In this local’s guide to Bhubaneswar, we reveal where you can go to discover the city’s better-kept secrets
WORDS AMRITA LALL
PHOTOGRAPHS VINOBHA NATHAN
There’s a lot more to Odisha’s charming capital city than its 600-odd temples. Give the legendary Lingaraja Temple a miss, strike the Khandagiri Caves off your itinerary, and pass up the chance to drive down to the Jagannath temple at Puri. Or do all these, if you must, and then follow us as we go tramping across Bhubaneswar in search of 50-year-old bookstores, no-frills South Indian breakfast institutions, new-age cafés that double up as exhibition spaces for emerging artists, and much, much more.
Be it the vibrant applique work found in Pipli, the intricate brass dhokra craft of Dhenkanal or the silver filigree work of Cuttack, Odisha is home to a vast repository of arts and handicrafts. Almost every region of the state functions as keeper of distinct art and craft legacies and, since it’s nearly impossible to go check out each handicraft tradition in its home ground, do the next best thing – stop by an Utkalika showroom. An initiative of the State Co-operative Handicrafts Corporation, these emporiums have two major purposes – to promote the rich crafts heritage of the state and to work in direct association with artisans, therefore providing them a much-needed platform to showcase their skills. Take your time as you choose from a wide range of palm-leaf etchings and paintings, dainty brass dhokra figurines sourced from Dhenkanal, and much more. Our favourites are miniature versions of something you’ll find in every Odia home – statuettes of the famous Jagannath trio: Krishna, Balabhadra and sister Subhadra.
Rainy evenings in Odisha are almost synonymous with power cuts that can sometimes last up to four hours. A popular choice of snack on such evenings is jhal mudhi or mudhi mixture (it’s the same snack that Bengalis refer to as jhal muri and which Mumbai knows as dry bhel). This snack is prepared by mixing puffed rice with a wide range of fried savoury tid-bits, chopped onion, diced potatoes and a generous drizzle of mustard oil. The USP of this snack is the namkeen mix or mixture or baroh maja, which literally translates to 12 different types of snacks thrown in and mixed together. It is imperative that the mixture in the jhal mudhi be of the highest quality, and, when the question of the city’s best mixture destination comes up, tiny little Mukharuchi in Shahid Nagar has the last say. The rule here is that you need to be loud, pushy and persistent to get what you want. Though you can choose from the wide range of pre-mixed mixtures, we recommend you choose to customise yours. Make sure you buy a packet of pedas as well – the thick, semi-soft milk fudges are just the right kind of sweet, best enjoyed post a generous helping of jhal mudhi.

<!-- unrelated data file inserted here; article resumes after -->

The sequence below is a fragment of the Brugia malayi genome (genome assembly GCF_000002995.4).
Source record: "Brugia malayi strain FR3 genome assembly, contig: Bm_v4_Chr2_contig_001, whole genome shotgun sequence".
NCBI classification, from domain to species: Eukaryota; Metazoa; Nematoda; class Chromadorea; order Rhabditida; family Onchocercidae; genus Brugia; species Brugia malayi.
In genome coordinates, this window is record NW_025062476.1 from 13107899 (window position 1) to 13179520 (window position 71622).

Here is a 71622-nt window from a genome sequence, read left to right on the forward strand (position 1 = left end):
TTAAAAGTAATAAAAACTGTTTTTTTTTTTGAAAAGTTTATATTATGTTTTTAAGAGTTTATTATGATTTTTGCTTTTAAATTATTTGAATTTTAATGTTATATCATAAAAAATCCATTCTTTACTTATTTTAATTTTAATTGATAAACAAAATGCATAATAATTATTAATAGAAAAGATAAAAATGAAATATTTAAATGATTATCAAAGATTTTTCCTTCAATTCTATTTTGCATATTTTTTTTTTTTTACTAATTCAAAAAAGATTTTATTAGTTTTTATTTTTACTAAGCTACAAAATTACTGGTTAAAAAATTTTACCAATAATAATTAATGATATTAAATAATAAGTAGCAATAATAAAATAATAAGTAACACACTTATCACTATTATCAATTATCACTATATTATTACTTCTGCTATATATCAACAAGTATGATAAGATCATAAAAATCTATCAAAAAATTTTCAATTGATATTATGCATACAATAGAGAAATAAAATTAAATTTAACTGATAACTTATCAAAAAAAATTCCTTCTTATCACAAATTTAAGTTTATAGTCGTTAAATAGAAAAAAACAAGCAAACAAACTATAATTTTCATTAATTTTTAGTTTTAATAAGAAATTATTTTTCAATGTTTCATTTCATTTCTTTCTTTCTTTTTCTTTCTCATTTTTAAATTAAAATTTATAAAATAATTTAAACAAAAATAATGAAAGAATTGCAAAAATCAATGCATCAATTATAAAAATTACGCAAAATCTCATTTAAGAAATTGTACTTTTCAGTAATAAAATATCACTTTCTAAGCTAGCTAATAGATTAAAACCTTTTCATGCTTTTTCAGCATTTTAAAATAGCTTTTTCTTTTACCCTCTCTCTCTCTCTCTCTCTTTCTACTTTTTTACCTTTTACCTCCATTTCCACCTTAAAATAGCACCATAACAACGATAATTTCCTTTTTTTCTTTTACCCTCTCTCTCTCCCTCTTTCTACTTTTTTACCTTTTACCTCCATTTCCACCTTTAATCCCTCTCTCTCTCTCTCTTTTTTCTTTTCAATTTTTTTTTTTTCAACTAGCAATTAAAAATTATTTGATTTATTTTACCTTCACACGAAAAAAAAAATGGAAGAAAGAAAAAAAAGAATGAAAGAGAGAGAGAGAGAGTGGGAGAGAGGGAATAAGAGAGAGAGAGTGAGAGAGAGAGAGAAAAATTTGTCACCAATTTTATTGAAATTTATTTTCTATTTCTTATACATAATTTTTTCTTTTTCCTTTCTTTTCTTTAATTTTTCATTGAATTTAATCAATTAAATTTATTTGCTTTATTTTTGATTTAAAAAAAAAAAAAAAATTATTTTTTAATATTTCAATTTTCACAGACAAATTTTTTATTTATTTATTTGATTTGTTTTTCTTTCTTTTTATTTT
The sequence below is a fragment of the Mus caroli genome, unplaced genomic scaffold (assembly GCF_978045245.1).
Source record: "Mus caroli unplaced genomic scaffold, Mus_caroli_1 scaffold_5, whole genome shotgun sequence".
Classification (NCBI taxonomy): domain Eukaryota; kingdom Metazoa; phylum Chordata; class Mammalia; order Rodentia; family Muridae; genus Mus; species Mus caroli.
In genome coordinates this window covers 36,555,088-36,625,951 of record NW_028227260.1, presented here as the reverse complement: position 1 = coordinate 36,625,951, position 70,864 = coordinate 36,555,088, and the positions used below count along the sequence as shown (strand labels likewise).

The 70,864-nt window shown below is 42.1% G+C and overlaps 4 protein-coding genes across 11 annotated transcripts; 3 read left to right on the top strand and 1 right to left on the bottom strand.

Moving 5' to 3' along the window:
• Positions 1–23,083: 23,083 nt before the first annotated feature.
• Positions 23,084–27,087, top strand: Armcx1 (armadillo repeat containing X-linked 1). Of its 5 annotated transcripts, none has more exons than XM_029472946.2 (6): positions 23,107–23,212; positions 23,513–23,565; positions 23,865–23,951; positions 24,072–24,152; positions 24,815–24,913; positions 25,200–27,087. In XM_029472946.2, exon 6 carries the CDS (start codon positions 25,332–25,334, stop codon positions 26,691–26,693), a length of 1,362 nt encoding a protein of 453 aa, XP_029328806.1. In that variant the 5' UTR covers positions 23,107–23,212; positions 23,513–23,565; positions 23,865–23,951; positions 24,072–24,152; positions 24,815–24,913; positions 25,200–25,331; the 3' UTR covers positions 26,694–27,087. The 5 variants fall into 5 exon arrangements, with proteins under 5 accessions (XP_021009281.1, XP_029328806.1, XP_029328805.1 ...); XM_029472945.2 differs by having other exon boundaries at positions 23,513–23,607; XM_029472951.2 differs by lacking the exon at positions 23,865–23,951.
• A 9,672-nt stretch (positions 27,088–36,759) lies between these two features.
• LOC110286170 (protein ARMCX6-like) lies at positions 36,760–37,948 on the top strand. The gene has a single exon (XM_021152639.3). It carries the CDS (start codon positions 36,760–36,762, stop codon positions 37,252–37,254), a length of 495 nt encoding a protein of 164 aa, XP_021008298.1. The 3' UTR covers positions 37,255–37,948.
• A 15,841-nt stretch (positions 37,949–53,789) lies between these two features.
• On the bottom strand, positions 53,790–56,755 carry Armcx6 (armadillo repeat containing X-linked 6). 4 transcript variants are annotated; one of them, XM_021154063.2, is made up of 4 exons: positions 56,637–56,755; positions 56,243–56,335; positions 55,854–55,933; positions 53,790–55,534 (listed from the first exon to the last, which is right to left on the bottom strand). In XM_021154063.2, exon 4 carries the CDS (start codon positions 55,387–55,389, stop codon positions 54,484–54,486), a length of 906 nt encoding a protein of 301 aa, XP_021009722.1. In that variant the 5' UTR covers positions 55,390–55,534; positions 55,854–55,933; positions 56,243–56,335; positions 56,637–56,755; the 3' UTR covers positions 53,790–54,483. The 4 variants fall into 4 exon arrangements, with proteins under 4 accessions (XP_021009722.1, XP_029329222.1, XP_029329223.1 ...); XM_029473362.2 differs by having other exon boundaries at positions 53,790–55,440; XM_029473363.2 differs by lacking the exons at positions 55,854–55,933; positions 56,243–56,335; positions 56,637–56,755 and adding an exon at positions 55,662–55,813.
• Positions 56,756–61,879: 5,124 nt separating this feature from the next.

The special upma is the exact same shade of yellow I remember from the last time I was here – at least 10 years ago. As I dig my slightly bendy spoon into the mildly gloppy upma and scoop up some of the thick coconut chutney on the side, memories from childhood come rushing to mind. Growing up, Sundays meant a South Indian family breakfast ritual at Priya. Irrespective of who ordered what, my father always asked for the special upma and I was always allowed to dig in first. As I glance around, I realise everything’s pretty much the same – the same small, rickety tables, the smell of fresh filter coffee in the air, the sound of the fans whirring overhead, the waiters barking orders into the kitchen, and, always, people scampering to find a seat at any table. Vinobha, meanwhile, has approved of the filter coffee and the sambar that came with the sada dosa, which is just the right degree of crispy.
It’s a balmy afternoon and Satabdi’s filling me in on all that has been happening in the city in the last couple of years that I have been away (apparently, there has been a mad spate of new glitzy cafés and no new bookstores) when I spot a butterfly come to rest upon a stack of Roald Dahls. She sees it, too, and tells me how she’s noticed plenty more butterflies come in and that, occasionally, she finds some of them lifeless next to the bookshelves. “Maybe they believe it’s a good way to go,” she says, “spending your last moments in the company of all these books.”
Akshaya and Satabdi started Walking Bookfairs in 2014 with the decision that, if people wouldn’t come to bookshops, they would take a bookshop to them. It all started in Semiliguda, a small town in Koraput, where they arrived with books in their backpacks and then went walking to villages and towns where people didn’t have access to reading material. When the idea further developed, they purchased a second-hand van, filled it with books and went to the remotest corners of all the 30 districts of the state. In 2016, they set out on an even bigger road trip – one that took them across the country. They came back home to Odisha, pleasantly surprised that a large chunk of the country was still interested in stories, and thus brought into being their small independent bookstore that’s always packed to the rafters with a wildly diverse collection of titles that range from a great collection of Odia literature (ask for Akshaya’s book of poetry – he writes excellently) to books as rare as Manto’s accounts of the goings-on in 1940s Bollywood.